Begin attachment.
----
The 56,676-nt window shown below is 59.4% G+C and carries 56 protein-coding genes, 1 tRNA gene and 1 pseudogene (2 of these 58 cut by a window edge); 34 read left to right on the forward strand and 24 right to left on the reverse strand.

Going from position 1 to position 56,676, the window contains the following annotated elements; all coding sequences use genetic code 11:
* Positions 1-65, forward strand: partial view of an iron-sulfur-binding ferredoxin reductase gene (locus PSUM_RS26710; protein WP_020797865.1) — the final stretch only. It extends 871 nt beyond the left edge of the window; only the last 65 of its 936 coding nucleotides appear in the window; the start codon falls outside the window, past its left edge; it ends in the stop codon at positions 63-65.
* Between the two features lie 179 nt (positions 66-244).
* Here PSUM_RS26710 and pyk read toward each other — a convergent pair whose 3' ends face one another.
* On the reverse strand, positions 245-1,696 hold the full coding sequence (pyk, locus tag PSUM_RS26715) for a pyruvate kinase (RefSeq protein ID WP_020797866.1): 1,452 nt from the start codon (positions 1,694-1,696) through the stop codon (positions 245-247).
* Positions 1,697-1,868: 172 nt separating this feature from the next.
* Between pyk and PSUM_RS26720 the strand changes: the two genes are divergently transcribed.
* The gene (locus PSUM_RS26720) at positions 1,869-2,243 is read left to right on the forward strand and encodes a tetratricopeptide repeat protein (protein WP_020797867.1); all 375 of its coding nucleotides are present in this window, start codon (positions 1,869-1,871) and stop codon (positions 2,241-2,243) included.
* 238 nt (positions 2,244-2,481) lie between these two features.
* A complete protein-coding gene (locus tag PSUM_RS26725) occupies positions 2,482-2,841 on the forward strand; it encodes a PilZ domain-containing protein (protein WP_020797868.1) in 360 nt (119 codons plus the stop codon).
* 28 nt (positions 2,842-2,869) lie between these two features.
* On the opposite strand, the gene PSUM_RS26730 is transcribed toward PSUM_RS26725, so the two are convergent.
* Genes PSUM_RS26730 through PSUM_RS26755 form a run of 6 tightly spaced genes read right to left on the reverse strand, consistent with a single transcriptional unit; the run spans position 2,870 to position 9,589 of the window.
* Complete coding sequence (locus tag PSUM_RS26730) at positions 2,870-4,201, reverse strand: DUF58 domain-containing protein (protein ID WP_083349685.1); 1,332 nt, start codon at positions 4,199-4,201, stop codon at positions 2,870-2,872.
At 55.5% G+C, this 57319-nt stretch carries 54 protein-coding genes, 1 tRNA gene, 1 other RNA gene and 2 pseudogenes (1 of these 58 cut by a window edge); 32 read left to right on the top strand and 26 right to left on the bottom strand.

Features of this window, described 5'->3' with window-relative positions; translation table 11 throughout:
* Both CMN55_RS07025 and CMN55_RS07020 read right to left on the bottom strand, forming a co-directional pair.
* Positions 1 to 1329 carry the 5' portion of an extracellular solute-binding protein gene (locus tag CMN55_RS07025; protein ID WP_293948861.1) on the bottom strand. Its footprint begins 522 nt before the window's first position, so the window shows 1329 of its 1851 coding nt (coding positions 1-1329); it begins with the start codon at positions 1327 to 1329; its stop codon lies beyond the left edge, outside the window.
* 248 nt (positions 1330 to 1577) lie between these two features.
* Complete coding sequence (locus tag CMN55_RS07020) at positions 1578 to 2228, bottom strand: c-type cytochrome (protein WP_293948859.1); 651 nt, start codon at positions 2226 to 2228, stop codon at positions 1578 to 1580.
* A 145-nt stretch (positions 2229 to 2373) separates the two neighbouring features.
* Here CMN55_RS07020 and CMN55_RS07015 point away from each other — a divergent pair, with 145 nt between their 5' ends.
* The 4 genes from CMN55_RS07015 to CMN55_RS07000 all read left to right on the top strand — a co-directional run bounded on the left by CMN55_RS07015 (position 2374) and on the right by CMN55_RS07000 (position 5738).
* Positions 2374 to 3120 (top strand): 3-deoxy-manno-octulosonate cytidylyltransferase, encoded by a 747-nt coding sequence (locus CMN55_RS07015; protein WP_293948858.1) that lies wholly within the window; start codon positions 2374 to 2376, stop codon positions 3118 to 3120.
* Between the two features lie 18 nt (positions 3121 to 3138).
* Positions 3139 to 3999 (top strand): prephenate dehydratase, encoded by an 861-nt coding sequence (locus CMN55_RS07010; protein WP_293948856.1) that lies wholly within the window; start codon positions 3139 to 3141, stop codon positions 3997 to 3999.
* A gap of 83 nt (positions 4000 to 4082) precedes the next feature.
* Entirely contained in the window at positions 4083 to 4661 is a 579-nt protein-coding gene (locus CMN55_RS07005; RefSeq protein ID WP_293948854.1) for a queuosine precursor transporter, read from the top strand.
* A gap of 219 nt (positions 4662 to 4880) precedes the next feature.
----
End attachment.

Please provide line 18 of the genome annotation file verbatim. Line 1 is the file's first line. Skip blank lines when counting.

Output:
* Both CMN55_RS07025 and CMN55_RS07020 read right to left on the bottom strand, forming a co-directional pair.